Hollywood loves a comeback tale
Eight years is an eternity in Hollywood. There’s time enough for a career, a downfall (maybe a couple of trips to rehab) and a triumphant return, if you’re lucky. Some actors are still waiting for their second chance.
Does the same hold true for political stars?
In 2000, liberal Hollywood was enamored with all the usual Democratic presidential candidates and one Republican, Arizona Sen. John McCain, who some believe is on the verge of a comeback here. (After all, he was supported this week by the industry’s favorite governor, Arnold Schwarzenegger.)
The entertainment actuators like McCain for much the same reason they like Barack Obama: They both have a good story, and they’re “authentic.” (And Hollywood, being the phoniest place in the world, loves authenticity.)
In fact, Hollywood’s affection for Obama is one of the things McCain has going for him here this time around.
Some industry politicos are angry with the Clintons for questioning Obama’s experience and character in ways that many people found racially insensitive, according to one longtime Democratic activist and high-level Hollywood insider. “I’ve talked to three people who said that if it’s Hillary against McCain in the general election, they might vote for McCain,” said the insider, who asked not to be identified.
And coming back to McCain wouldn’t be that much of a stretch. People here genuinely like him, although they don’t necessary agree with him politically. And the industry is famous for breaking party ranks for the right candidate. (Look at Ronald Reagan -- and Arnold.) If McCain comes out strong after Super Tuesday, he’ll find an audience in Tinseltown.
Political Hollywood has always been an area of ideological enthusiasms. It’s a place filled with true believers, most of them left, a few of them right. But they don’t call it the industry for nothing. Hollywood, particularly at the upper reaches, is like any other big business. It hedges its bets because access is everything. (“It’s called pocketbook politics,” says celebrity spin-meister Howard Bragman.)
It doesn’t matter whether there is a Republican or a Democrat in the White House -- Hollywood still has to deal with federal regulators and piracy laws. The practitioners of pocketbook politics make sure the industry’s side gets a hearing no matter which party is in charge.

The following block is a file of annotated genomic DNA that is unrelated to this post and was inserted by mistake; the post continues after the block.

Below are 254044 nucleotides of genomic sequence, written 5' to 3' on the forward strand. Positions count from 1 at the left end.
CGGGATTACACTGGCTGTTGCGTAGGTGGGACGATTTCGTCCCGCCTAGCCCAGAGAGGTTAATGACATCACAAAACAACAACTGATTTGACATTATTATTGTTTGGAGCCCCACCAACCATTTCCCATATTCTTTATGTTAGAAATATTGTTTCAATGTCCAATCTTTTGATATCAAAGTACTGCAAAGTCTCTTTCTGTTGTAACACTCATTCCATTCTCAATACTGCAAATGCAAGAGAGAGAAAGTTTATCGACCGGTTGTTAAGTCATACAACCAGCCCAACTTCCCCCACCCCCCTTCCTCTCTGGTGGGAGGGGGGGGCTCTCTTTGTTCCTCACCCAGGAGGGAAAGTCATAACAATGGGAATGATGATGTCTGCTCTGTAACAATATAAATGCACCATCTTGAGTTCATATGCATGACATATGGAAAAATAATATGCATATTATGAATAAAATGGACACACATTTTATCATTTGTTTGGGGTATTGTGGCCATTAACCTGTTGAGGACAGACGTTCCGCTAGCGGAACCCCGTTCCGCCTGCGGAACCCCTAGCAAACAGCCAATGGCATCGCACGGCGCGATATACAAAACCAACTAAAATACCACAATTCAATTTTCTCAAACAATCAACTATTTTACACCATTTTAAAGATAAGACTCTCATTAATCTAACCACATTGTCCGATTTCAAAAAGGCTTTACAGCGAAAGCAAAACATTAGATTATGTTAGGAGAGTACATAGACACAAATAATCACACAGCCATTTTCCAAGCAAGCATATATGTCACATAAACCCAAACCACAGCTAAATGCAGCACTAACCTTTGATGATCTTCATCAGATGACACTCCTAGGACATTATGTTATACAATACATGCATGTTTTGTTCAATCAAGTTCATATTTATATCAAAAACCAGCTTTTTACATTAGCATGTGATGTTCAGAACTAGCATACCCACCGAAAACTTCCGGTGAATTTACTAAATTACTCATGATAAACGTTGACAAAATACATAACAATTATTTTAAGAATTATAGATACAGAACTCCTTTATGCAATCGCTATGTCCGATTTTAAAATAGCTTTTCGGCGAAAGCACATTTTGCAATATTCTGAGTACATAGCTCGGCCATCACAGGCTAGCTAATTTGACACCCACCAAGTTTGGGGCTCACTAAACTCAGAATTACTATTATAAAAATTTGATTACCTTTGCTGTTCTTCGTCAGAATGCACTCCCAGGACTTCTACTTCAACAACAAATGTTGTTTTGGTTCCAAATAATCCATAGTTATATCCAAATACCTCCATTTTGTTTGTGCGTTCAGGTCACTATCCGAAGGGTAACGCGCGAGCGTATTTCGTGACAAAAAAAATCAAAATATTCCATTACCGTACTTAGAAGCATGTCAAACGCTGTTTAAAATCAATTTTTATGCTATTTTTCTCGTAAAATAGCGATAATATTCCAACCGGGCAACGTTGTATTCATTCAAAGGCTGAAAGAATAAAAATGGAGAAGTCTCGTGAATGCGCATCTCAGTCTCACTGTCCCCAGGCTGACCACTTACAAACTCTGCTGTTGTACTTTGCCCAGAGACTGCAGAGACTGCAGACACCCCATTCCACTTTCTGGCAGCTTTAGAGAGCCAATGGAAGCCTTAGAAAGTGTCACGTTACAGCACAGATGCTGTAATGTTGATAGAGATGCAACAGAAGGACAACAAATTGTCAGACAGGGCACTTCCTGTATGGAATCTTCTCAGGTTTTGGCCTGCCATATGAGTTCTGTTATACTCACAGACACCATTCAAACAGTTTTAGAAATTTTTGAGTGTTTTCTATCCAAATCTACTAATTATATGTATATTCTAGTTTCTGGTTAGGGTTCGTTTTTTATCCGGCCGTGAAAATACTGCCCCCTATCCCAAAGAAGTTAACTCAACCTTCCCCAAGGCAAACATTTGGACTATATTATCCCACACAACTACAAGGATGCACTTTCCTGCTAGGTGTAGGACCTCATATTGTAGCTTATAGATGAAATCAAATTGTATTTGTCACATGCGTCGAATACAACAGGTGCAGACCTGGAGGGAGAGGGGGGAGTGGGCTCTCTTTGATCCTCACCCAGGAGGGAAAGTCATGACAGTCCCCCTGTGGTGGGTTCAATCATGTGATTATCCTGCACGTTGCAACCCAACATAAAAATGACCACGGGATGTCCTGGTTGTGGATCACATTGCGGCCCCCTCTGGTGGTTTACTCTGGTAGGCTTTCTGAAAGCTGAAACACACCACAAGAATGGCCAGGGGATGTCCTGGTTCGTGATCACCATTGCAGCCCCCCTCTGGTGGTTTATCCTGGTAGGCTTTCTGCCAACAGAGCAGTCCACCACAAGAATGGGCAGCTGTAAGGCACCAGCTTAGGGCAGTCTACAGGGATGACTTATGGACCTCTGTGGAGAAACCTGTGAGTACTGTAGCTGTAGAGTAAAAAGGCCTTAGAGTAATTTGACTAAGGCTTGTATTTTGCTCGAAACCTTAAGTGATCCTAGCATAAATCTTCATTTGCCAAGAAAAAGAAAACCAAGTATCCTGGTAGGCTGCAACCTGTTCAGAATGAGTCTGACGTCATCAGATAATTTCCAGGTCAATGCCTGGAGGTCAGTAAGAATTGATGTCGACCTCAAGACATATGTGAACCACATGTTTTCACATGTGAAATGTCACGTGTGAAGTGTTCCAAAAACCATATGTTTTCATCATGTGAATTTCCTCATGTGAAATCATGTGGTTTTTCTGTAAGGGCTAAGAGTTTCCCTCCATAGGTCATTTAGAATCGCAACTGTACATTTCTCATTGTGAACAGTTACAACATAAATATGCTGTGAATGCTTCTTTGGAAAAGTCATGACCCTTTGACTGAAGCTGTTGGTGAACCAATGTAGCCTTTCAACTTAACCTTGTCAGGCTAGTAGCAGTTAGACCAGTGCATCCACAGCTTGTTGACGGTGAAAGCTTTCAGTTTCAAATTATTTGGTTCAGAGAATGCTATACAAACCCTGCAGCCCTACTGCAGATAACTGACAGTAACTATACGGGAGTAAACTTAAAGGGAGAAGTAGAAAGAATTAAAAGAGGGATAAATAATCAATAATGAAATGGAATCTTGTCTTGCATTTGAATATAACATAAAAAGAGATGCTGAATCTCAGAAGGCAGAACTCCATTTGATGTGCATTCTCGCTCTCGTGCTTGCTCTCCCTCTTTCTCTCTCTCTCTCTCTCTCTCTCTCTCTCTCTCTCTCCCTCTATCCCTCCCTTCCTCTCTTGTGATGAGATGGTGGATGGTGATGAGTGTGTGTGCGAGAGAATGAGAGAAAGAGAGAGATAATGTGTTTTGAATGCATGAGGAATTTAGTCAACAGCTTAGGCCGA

They know little about former Massachusetts Gov. Mitt Romney, but they know a lot about McCain.
“There was a time when John McCain was seen as an independent maverick,” said Hollywood political consultant Chad Griffin this week. (Although now he’s seen as a conservative Bush Republican, Griffin added.)
McCain became so popular here in 2000 that industry moguls -- most of them hard-line Democrats -- were willing to write checks for his campaign. There was Lew Wasserman, Alan Horn, Brad Grey, David Geffen, Haim Saban, Peter Chernin, Barry Diller, Michael Eisner, Sumner Redstone and Norman Lear. Harrison Ford gave to both McCain and Al Gore. So did Michael Douglas. And Quincy Jones and Berry Gordy kicked in a little cash for the Arizona senator.
Before McCain launched his latest presidential bid, he was a frequent Beverly Hills visitor. He could be seen dining at the Grill with Warren Beatty. George Clooney said not long ago that he considered McCain a friend. (“I disagree with him politically,” Clooney said. “But I like him very much as a guy, and I think he’s a nice man.”)
But hanging out with Hollywood doesn’t win votes in Middle America, unless you’re lucky enough to hook up with Chuck Norris. (Is there a Steven Seagal vote?) McCain stopped courting the crowd, and they cooled on him because of his position on the war.
He did maintain a few old supporters. Grey and Diller have given to his 2008 campaign, but they fall into the pocketbook category.
At the moment, McCain’s list of celeb supporters includes Rip Torn, Dick Van Patten and Sylvester Stallone. (Not exactly A-listers. With all due respect to those remarkable pecs, Sly.)
It’s doubtful that many of Sen. Hillary Rodham Clinton’s Hollywood supporters will defect to McCain if the two square off in the general election. But at least some of the Obama-ites are in play.
How the Clintons treat their candidate will be the deciding factor from here on out.
In a town that values personal connections as much as Hollywood does, McCain’s greatest strength may be that a lot of people can imagine disagreeing with him and still remaining friends.